I went and did the horrible thing on Thursday. I did not die. It was not fun.

As it turns out, everyone is really surprised when you show up for eviction proceedings in summary court. Ninety percent of their cases take like two minutes, because in ninety percent of the cases the reason the tenant has not paid their rent is that they have already fucked off to parts unknown without leaving a forwarding address. I'm pretty sure Jazmin and I made it into the Pro Se Civil Defenders Elite Club just by figuring out where the damn courthouse was, and not being high when we got there.

[One of the first things the ex-housing advocate therapist lady said to me when I told her that the landlady wanted to go to court was, "You seem like the sort of person who could handle this pro se." I am, albeit with help from people who know more specifics about the law than I do.

I also know that when you're being dragged through the legal system by someone who wants money from you, you show up wearing your cheapest pair of nice work pants and clearance-sale shoes. You want to look like you're aware that you need to dress up for court, but you're brutally underfunded, and this is the best you can do. It also helps if you maintain an aura of 'I'm trying to follow instructions, but I have no idea what I'm doing and I'm not sure I'm in the right place', otherwise known as the exact opposite of the way I conduct the entire rest of my life. Jazmin would probably have found this hilarious if we had not been in fucking court at the time.]

Dudebro did not show up to get his merit badge. We explicitly told the lawyer that we do not care what happens to him. And when I say we, I mostly mean I, and I did it in a tone that suggested I did not care if he sat down very hard on several cacti, either. Summary judgement was entered against him for the full amount. If they ever do find him and wrangle any money out of him, that becomes money we do not have to pay.

We worked out a payment plan. We had both offered this to the landlady ourselves, but I guess she thought we deserved to have to get dressed and come all the way across the city before she'd take it. The same attorney whose receptionist professed not to know what I meant by "I need to serve him some papers" when I dropped off the Motion for Discovery had forgotten the form he needed to file this plan with the court, even though he knew there was a good chance he'd need one. He must be either very, very bunny-ears or very, very cheap. There was a large black and white cat roaming freely around his offices when I went back to drop more things off, so really it could go either way.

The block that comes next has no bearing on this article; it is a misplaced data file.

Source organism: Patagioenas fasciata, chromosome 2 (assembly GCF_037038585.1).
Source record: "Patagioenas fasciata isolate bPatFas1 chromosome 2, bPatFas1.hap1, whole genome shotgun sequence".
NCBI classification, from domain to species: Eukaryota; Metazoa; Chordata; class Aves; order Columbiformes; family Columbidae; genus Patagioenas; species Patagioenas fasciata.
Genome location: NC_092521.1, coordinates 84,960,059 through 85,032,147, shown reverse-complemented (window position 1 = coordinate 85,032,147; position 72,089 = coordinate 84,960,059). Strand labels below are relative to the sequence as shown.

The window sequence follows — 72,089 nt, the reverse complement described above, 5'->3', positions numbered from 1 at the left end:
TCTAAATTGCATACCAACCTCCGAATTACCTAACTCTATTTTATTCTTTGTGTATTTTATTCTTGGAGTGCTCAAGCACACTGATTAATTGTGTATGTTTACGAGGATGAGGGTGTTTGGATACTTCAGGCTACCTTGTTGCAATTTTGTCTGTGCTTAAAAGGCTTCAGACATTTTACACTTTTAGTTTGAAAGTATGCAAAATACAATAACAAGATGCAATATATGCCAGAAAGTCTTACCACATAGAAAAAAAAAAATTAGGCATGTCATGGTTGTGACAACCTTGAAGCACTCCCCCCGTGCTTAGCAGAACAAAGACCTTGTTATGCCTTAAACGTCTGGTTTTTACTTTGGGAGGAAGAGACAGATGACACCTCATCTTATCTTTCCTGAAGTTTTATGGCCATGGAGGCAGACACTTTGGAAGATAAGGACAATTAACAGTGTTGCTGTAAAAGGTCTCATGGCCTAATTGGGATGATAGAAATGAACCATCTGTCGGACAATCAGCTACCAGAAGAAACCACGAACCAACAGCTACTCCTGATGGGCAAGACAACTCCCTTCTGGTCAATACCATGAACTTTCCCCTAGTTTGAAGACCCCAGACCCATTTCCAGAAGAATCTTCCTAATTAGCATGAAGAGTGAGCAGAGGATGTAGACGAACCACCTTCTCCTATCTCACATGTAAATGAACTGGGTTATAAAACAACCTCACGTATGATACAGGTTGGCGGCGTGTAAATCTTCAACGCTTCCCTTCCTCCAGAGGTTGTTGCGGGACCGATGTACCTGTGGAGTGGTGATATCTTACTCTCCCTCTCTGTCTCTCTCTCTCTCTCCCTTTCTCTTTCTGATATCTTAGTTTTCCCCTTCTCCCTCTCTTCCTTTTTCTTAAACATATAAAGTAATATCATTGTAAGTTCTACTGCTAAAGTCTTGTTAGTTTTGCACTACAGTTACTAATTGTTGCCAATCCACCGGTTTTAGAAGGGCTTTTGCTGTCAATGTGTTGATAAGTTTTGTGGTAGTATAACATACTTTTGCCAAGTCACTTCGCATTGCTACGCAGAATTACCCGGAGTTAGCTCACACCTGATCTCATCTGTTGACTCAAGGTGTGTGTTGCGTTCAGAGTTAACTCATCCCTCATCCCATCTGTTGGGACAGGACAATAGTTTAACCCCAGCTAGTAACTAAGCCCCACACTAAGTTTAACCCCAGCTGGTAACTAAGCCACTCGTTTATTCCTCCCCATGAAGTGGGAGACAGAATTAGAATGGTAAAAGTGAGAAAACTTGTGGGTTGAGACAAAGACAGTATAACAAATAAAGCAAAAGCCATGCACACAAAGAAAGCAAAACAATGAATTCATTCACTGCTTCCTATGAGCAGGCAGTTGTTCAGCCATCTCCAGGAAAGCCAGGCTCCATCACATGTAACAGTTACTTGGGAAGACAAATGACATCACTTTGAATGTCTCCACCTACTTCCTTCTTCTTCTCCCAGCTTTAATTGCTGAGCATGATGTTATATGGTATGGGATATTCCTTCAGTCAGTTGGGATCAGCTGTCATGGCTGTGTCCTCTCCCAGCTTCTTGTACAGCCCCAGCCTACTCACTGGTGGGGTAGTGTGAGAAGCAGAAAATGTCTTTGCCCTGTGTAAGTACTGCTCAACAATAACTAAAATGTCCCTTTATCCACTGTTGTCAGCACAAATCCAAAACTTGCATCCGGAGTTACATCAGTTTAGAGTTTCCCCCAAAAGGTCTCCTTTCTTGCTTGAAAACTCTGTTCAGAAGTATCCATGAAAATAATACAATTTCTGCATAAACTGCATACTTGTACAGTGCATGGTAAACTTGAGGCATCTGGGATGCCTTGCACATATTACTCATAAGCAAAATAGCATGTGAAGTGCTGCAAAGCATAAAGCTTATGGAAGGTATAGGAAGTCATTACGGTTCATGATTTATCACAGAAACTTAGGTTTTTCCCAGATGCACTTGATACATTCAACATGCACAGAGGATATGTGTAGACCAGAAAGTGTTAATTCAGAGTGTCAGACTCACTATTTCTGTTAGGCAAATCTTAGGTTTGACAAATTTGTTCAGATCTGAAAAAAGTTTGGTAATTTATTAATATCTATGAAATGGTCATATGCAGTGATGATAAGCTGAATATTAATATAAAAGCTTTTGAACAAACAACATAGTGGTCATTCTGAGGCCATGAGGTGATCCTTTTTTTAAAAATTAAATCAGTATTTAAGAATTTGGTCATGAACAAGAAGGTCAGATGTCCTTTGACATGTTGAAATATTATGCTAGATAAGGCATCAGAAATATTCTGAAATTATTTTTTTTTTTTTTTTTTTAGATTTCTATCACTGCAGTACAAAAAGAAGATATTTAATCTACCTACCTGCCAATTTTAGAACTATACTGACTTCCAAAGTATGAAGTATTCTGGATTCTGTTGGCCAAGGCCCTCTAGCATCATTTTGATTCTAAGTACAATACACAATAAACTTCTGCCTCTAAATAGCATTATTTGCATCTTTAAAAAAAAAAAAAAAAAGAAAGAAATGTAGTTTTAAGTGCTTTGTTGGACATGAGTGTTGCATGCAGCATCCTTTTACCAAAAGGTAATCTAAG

I convinced him that it would be easier for me to drop payments off with his office, as it's near a square I have to go through on my way to work. Conveniently, this means I never have to speak to the landlady ever again.

In other news, I have been cast in a thing, asked to return for a sequel to a thing I was cast in before, asked to teach actors some German for a thing, asked to costume a thing, asked to pose for a thing, and, last but not least, hired on as an usher for Rosh Hashanah services at BU Hillel. Which will be interesting, as I grew up in Baptist/Mormon country, and most of what I know about Judaism has been gleaned from a long line of standup comedians and a cosmologist with whom I used to share a house. (He is a Nice Jewish Boy From Jersey. They are legion out here. I did not realize, until I overheard him on the phone with his mother one day, that Woody Allen has actually been making documentaries all these years.) I assumed they'd plonk the Irish-American gentile girl down in front of the Reform group, where I can't jam my foot too far into my mouth, but the schedule says I'm taking tickets for the Conservative services. I am thinking a hat may be in order.


  1. You did well! Nice touch on not deploying the Wardrobe of Doom.

    If you're not being held responsible for Vanishing Housemates' share of rent, that's a huge improvement. Glad to hear it - I was worried about you.

    I hope you get receipts when you pay the attorney.

    The thing-projects in your last paragraph -- are they all fall projects culminating around December? That sounds like a lot to be doing all at once, and like you've made a decidedly positive impression on lots of people.

    1. No, the various things are all spread out. Rosh Hashanah is Monday, and the last show doesn't go on until January. Some producers just had more lead time than others.


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